The mooring ropes had been detached and we're just about to set off - which is partly why I was up on the lock gate, with Stephen somewhere nearby. He to open the gates and me to let him do it. Actually by now I had decided I just couldn't stand doing little or nothing every time we came to a set of locks and so, giving scant regard to medical advice, I mucked in and ate 2, yes 2, jaffa cakes.

No seriously I did help a bit and pushed one side while Stephen pushed on the other and this did speed things along - a little.

While waiting for the lock to fill up and so allow us to open the gates. I took this photo of the area. Daffy really liked the lockkeepers house and I liked the 'large sky' that they always say you get in Montana.

Never really understood what that meant but I tried to recreate it in this photo and if nothing else, it shows we had a lovely morning in a lovely location and even though it was 9:30am (a time unknown to me when at home in Leeds), I felt at one with nature and a strange calmness had settled in my stomach.

I suspect it was the soggy canal flavoured toast.

I'll just clump the next 4 photos together as they show various images as we passed through this set of locks.

I hope they show how the narrow boats move up and down the canal system by either lowering or raising themselves up depending on the lie of the land.

If only it was all flat, then we wouldn't need locks at all !
Someone should really have thought of that when designing England.

Sloppy work I feel.

In an effort to save water (don't want it all running downhill and flooding Leeds you know - who said why not ??), boaters were very friendly and would always check ahead to see if a boat was coming the other way as, if a lock was full of water, it was much more sensible to let whichever boat was at that level to slip in and be raised or lowered accordingly.

This might have meant us waiting a bit longer to get into the lock ourselves but it was sensible in a water conservation sense and we were in no rush after all.

Here we are next to another narrow boat as, whenever possible, you always tried to go into a lock in pairs to save time, and water again.

We're on the right. We had no flowers.

You can see 2 yellow poles on top of our boat to be used to push the boat away from the bank and the yellow board between the poles was if one of us wanted to have a surf when we were going at full steam. I passed on that idea as I'd only brought one pair of pants.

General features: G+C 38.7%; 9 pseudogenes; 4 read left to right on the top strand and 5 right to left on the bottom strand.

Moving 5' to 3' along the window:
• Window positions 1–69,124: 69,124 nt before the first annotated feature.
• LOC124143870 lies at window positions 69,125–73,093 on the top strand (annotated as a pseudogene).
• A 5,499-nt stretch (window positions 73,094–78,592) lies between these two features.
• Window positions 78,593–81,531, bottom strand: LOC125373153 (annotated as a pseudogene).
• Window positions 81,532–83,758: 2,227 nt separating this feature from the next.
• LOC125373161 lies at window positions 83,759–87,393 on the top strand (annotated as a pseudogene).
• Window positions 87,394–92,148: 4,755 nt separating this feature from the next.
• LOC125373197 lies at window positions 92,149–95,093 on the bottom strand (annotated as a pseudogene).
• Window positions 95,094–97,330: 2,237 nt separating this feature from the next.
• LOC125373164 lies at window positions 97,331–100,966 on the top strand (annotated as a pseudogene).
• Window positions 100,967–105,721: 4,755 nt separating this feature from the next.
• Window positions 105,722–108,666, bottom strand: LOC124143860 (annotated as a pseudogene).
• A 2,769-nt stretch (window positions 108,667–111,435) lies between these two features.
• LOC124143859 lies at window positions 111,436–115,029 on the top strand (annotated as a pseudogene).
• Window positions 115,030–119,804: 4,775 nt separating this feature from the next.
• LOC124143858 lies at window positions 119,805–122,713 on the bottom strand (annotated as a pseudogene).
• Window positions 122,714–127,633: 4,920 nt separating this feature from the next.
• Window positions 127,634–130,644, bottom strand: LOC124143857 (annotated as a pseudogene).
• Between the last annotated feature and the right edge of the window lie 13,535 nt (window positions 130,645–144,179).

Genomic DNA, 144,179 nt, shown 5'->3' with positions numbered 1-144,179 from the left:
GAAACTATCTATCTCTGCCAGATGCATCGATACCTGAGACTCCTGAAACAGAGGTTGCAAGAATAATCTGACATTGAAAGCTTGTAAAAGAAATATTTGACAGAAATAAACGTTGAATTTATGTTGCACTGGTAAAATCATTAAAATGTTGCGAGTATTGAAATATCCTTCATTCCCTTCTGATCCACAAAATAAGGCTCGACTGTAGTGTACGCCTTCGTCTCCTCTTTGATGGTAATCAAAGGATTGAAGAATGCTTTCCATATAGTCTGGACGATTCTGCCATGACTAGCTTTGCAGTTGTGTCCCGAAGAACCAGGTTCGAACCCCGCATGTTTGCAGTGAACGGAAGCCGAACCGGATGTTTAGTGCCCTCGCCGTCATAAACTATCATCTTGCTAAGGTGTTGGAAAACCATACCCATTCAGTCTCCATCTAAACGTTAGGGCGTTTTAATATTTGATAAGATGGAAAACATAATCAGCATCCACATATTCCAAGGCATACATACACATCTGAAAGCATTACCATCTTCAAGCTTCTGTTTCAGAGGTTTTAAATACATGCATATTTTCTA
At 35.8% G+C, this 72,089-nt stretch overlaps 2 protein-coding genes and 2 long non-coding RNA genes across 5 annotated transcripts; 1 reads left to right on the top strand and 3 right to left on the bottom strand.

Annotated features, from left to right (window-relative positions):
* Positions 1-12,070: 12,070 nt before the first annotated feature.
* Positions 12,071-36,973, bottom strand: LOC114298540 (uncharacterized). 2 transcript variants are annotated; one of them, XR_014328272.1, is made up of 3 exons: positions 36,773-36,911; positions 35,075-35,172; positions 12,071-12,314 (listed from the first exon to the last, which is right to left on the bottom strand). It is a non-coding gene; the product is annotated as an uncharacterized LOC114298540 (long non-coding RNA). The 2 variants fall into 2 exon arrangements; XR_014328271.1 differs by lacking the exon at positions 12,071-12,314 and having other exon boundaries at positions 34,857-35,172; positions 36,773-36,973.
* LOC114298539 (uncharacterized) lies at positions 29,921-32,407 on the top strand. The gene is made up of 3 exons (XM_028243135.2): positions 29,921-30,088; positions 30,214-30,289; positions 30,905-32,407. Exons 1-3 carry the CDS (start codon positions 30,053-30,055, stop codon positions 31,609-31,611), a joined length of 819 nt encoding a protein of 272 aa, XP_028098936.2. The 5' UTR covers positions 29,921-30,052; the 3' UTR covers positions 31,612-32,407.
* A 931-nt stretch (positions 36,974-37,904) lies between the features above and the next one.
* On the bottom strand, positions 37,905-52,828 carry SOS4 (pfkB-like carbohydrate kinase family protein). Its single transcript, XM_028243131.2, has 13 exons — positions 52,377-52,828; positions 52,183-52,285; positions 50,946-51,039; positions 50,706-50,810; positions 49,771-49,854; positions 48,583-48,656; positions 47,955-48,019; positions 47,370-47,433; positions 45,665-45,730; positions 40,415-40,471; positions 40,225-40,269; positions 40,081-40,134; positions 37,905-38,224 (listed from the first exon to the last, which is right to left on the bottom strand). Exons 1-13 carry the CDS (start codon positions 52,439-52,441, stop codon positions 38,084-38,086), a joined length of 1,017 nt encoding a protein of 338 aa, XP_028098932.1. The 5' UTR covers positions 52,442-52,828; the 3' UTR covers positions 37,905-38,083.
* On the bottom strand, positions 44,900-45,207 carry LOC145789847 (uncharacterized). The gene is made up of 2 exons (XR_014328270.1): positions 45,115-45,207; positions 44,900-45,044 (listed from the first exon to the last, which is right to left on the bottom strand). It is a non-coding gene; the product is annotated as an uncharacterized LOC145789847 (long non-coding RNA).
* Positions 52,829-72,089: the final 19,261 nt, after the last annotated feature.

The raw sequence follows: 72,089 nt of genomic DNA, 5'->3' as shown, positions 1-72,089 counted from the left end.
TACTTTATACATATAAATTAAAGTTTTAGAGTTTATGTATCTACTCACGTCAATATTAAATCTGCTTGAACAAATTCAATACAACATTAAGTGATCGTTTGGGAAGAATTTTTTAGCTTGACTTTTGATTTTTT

In this next phot the water has drained out some more and the boats are lower in the lock.

Once the water is at the same level as it is on the other side of the gates in front, those gates can be opened and off we'd go.

It's all just a way to go up and down hills when you're on the water - which by another awful piece of shortsightedness, was not designed to flow upwards.

This isn't us but a shot of another narrow boat leaving a lock which we could then enter as the water IN the lock was now at the same level as we were.

The gates we see here would then be closed behind us and the ones at the far end would be opened, allowing water from a higher level to flood in and raise us up.

Simple but clever as well.

Having 6 locks so close together first thing in the morning was a bit of a pain but it certainly worked off our breakfast and was fun in a sort of masochistic way.

Fresh air, good company, exercise, stunning scenery. Worked for me.

After these locks, we were on a nice long stretch of open water and Daffy and I took the opportunity to climb onto the roof of the narrow boat and enjoy a slightly different view of the passing countryside. It was a warm day, the sun was blazing from a mostly clear blue sky and all was well with our world.

Then the trees on both sides suddenly closed in and the canal banks narrowed and we were in a different world completely.

I felt like we were in the Florida Everglades or going up the Amazon or even on a ride at Cyprus Gardens as it was just so different from anything we'd experienced before.

Sitting on top of the boat, the feeling was wonderful. Tootling along so slowly helped us to appreciate and enjoy this strange new world all the more.

Then we went around a bend and came upon a picturesque bridge which added to the effect.

We'd gone under several bridges already but having them out in the open was very different from this one which was in our own little stretch of Yorkshire Rain Forest !

I searched for human movement high up on the steep banks and was prepared for a shower of poison tipped arrows to start bouncing off boat roof.

I think I've watched way too many adventure movies.

By now it was just after noon and we were ready to find a pub, stop and have lunch.

As if to answer our 'prayers', we passed under another little bridge and found ourselves in a watery version of a truck stop.

Just to the left in this photo you can see a much wider barge style canal boat and as you might imagine, they need locks all to themselves.